Stent implantation for coronary heart disease
A stent can be implanted in a diseased coronary artery. The aim is to use the stent to open up the narrowed vessel to allow for unimpeded blood flow.
What is a stent?
In the case of coronary heart disease, deposits build up in the coronary arteries, causing them to become narrower and narrower. A stent is a tube-shaped wire mesh that can be inserted into these vessels to reopen them or keep them open. To place the stent in the diseased vessel, specialised doctors perform a so-called percutaneous coronary intervention, or PCI for short.
Stent – Risk of the Procedure
The risk of stent implantation depends on how many stents need to be implanted and how narrow the coronary arteries are. Undesirable effects may include bleeding in the area where the blood vessels are accessed. Therefore, every patient must remain lying still with a pressure bandage applied to the puncture site for the first few hours after their procedure.
Overall, the procedure is generally less arduous than bypass surgery. During any stent implantation, there may be a short period of insufficient blood supply to the heart muscle. This can lead to further damage to the heart muscle tissue as well as too little blood being pumped to the rest of the body. Therefore, some high-risk patients cannot be treated with cardiac catheterisation. For these patients, the use of a stabilising heart pump can be beneficial.
Following the procedure, most patients only need a short stay in hospital. Rehabilitative measures help patients to lead a heart-healthy life.
Anticoagulants during and after stent implantation
Blood-thinning medication is generally used throughout the procedure to prevent a blood clot from forming. A blood clot of this type could be swept away by the bloodstream and block coronary vessels, resulting in a heart attack. To prevent this, you must continue to take the blood-thinning medication following the procedure.
If you are unclear about the dosage of your new medication, your doctor will be happy to help you. On the Aftercare page, you will find practical advice to help you remember to take your medication every day.
What is the advantage of a stent?
Stents are a minimally-invasive way of keeping diseased coronary vessels open. Normally, patients can stay awake throughout the entire procedure. This avoids the need for general anaesthetic, which subjects the body to stress, meaning that stent insertion is even less invasive. Stent technology is constantly developing. For example, in addition to conventional stents, some stents deliver small amounts of medication over a long period of time. This type of stent is called a drug-eluting stent. In some cases, it may be beneficial to use this type of stent.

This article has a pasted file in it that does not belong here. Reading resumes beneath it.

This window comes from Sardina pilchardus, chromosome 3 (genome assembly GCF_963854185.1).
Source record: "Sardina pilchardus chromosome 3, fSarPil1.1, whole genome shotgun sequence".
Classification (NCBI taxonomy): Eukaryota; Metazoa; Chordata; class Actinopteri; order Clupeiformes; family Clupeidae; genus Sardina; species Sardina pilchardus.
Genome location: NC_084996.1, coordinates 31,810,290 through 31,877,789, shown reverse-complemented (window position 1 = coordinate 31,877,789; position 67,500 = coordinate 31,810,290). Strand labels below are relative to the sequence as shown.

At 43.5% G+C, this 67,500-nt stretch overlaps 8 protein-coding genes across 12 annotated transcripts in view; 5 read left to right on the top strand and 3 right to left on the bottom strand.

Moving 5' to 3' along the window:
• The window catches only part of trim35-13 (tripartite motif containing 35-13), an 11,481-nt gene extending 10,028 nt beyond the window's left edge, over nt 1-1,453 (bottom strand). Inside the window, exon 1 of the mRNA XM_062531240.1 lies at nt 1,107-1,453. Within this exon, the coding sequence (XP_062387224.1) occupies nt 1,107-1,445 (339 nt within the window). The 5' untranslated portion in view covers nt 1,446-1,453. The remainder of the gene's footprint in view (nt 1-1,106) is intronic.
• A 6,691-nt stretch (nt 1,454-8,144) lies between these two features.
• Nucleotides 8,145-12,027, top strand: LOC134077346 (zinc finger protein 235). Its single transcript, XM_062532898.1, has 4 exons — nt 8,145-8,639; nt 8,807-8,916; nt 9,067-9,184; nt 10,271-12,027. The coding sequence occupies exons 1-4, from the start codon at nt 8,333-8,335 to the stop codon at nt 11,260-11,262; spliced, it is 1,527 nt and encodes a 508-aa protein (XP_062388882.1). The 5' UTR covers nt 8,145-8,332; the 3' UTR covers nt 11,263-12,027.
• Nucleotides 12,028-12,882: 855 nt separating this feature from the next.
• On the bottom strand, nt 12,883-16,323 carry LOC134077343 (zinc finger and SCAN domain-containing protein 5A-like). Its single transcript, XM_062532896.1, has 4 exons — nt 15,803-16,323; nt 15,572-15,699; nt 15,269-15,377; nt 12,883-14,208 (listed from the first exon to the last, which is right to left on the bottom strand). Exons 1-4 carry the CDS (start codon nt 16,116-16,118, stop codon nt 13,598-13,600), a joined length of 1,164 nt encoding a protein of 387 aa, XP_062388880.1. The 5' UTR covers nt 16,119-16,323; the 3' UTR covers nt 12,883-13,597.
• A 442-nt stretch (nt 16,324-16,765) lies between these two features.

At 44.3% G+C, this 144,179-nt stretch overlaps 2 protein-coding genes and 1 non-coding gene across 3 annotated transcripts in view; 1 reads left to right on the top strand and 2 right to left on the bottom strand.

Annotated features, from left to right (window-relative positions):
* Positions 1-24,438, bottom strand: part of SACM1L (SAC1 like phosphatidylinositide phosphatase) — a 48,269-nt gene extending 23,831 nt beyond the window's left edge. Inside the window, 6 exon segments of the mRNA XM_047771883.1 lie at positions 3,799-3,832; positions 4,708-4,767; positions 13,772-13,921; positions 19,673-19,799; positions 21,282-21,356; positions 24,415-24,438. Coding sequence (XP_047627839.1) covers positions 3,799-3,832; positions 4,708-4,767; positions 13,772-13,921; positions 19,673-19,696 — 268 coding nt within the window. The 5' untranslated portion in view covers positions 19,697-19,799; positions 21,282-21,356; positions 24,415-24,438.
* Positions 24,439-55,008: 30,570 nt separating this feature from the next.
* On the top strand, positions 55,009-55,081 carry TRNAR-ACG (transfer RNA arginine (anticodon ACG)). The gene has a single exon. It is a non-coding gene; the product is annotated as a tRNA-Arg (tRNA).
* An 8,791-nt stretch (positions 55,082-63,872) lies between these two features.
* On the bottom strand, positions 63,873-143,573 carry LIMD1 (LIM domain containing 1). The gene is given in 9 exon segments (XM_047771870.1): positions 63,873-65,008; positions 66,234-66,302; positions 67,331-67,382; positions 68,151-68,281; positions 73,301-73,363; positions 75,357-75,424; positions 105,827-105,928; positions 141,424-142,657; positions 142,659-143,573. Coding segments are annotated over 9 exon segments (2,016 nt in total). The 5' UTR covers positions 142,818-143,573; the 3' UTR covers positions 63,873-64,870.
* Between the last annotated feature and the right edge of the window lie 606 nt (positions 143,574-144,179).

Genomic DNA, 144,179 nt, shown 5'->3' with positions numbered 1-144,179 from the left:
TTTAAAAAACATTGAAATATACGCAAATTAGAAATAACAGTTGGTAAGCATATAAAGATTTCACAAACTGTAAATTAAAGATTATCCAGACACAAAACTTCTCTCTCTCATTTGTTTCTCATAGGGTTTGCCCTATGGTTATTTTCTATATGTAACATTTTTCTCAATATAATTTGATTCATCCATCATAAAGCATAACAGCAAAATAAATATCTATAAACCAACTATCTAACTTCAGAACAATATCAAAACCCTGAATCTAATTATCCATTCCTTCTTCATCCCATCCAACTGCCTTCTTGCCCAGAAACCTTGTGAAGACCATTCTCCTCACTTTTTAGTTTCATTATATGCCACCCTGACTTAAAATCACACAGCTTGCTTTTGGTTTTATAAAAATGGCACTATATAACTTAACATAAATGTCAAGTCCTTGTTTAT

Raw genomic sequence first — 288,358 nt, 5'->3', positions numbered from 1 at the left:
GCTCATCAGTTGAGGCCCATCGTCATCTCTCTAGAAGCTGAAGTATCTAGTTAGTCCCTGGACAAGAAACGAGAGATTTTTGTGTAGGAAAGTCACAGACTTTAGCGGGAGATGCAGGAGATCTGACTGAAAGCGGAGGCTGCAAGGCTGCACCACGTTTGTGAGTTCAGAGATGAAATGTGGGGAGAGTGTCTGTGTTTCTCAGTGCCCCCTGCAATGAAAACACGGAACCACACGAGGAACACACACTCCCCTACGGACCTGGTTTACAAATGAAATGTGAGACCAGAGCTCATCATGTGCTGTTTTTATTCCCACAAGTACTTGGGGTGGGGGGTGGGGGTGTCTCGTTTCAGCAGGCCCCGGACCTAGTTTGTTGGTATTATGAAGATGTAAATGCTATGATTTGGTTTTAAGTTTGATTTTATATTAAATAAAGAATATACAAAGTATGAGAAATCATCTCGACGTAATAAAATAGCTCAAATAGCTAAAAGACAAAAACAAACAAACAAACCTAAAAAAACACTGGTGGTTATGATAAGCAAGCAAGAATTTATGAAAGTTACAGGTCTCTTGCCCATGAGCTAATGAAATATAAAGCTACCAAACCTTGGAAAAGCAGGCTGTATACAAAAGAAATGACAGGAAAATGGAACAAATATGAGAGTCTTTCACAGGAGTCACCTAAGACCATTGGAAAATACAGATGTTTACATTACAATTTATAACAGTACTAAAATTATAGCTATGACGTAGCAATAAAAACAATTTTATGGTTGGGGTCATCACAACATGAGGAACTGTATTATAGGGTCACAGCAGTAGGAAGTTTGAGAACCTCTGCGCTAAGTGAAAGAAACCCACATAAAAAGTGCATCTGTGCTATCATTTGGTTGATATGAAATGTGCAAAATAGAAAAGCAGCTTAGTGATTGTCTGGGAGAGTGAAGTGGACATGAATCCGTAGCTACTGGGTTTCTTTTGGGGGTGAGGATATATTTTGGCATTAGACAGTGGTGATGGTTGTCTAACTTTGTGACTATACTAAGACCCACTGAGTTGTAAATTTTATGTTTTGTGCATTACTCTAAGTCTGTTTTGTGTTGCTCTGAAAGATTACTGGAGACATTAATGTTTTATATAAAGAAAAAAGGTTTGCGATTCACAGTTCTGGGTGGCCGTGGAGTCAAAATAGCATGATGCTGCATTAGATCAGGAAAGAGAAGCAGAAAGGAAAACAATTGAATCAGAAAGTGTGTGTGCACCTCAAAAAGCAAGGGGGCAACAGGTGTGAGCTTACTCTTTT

Restenosis – Recurrence of narrowing in a vessel
In rare cases, it is possible for narrowing to recur inside a stent. This is called restenosis. The drug-eluting stents described above, for example, deliver drugs to prevent a new blockage forming. However, even these cannot always prevent the recurrence of narrowing in the vessel. In this case, another PCI or bypass surgery is necessary.
What can be done if the risks of surgery are high?
Whether a stent can be inserted depends on which vessel is blocked and how much the blood flow is reduced. Together with your doctor, you must decide whether a stent or bypass surgery can offer better results. Comparative studies have shown that no method is superior to the other across all cases.
There are high-risk patients for whom neither PCI nor bypass surgery can be performed. One of the reasons for this is that both methods involve the heart muscle being briefly subjected to insufficient oxygen supply. In particularly critical cases, the odds of high-risk patients suffering a heart attack as a result are too high.
Patients with multi-vessel disease, diabetes or kidney failure are often at high risk.
However, there are now support systems which can assist the heart during a high-risk procedure. These systems can also make it possible to use stents in high-risk patients. Talk to your doctor about whether an assisted procedure is an option for you. You can find a helpful checklist here.